In anticipation of our trip home to Florida and our subsequent day in the Gulf of Mexico, I decided that my daughter and I truly needed to snorkel. The water is perfectly clear and while there are no coral reefs like those in Mexico, it’s still a stunning sight to see. Thing is, a snorkel, mask and fins are not cheap! Neither am I but, still, a budget is a budget. So I found a set on Craigslist and today will drive to the home of some strange man and buy his very slightly used fun-in-the-sun toys. If I listen to some of the masses, I should fear for my life. Surely he only says that he has a snorkel. In reality he lures people over, under the guise of snorkels, and kills them methodically. That’s the Craigslist community, right?
Nothing will serve to shatter that myth more than the documentary “Craigslist Joe.” This young man, Joe, decides to take 31 days of his life and live completely off of Craigslist. He walks away from his home with no money, no contact with anyone he knows, a new telephone number, new email addresses, a laptop, cell phone and a guy (that he found on Craigslist) to film the experience. He wants to know to what extent, in our indulgence in capitalism and technology, have we lost our sense of community. He wants to connect with people in the United States, get a snapshot of his country and use technology to do so.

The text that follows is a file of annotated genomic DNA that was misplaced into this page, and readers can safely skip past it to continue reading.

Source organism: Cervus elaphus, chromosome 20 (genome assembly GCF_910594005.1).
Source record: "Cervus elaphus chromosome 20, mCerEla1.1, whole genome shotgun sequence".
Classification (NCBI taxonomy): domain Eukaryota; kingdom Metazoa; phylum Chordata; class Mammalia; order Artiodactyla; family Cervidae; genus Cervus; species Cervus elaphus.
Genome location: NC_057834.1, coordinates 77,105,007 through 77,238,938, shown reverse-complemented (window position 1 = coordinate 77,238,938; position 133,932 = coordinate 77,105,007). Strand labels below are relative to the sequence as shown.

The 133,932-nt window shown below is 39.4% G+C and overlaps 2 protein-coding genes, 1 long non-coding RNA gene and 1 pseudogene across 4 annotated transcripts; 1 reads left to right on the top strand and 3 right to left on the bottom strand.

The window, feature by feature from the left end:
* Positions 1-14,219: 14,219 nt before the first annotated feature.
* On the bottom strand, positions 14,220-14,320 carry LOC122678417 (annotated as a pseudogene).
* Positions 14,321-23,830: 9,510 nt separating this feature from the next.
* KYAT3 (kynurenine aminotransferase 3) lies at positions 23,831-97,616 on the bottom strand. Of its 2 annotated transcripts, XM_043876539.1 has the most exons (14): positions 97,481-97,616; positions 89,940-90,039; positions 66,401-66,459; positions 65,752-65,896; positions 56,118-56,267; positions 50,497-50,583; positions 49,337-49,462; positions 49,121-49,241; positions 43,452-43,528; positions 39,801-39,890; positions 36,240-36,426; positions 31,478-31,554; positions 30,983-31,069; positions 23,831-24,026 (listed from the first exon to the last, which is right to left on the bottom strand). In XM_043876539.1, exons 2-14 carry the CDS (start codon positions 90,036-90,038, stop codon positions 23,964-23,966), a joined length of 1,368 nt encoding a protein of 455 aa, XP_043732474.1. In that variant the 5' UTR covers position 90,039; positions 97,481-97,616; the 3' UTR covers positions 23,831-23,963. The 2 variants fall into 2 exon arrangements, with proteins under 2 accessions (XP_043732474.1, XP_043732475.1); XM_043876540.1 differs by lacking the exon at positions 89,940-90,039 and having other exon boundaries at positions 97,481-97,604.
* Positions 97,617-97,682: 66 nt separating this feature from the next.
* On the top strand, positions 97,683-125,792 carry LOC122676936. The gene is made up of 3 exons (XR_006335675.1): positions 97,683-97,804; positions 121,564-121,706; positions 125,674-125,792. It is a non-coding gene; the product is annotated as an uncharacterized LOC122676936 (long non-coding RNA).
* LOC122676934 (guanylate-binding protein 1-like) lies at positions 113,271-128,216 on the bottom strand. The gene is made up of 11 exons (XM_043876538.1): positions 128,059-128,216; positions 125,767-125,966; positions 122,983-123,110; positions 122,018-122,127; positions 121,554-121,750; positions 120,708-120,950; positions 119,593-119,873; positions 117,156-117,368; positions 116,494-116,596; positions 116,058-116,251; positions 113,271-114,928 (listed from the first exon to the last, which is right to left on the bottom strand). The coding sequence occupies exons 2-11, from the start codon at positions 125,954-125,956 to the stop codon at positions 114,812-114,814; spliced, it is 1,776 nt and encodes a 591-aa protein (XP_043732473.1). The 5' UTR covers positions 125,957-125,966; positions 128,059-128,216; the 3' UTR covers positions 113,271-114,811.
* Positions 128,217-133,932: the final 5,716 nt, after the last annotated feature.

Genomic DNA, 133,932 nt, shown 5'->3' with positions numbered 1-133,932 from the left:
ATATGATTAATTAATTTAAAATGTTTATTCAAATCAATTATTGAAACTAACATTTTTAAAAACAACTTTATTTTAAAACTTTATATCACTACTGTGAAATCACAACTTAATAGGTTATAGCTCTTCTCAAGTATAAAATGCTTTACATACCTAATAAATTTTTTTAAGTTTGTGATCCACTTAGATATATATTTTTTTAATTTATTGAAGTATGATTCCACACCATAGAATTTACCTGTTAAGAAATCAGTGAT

This article first appeared in the Spring 2013 issue of TILT Magazine ~ Therapeutic Innovations in Light of Technology.
Click here to read the entire PDF version of the “Craigslist Joe”: Technology, Community and Adventure article.
Jean-Anne Sutherland is assistant professor of sociology at University of North Carolina, Wilmington, USA, with one of her research focuses being the study of sociology through film.
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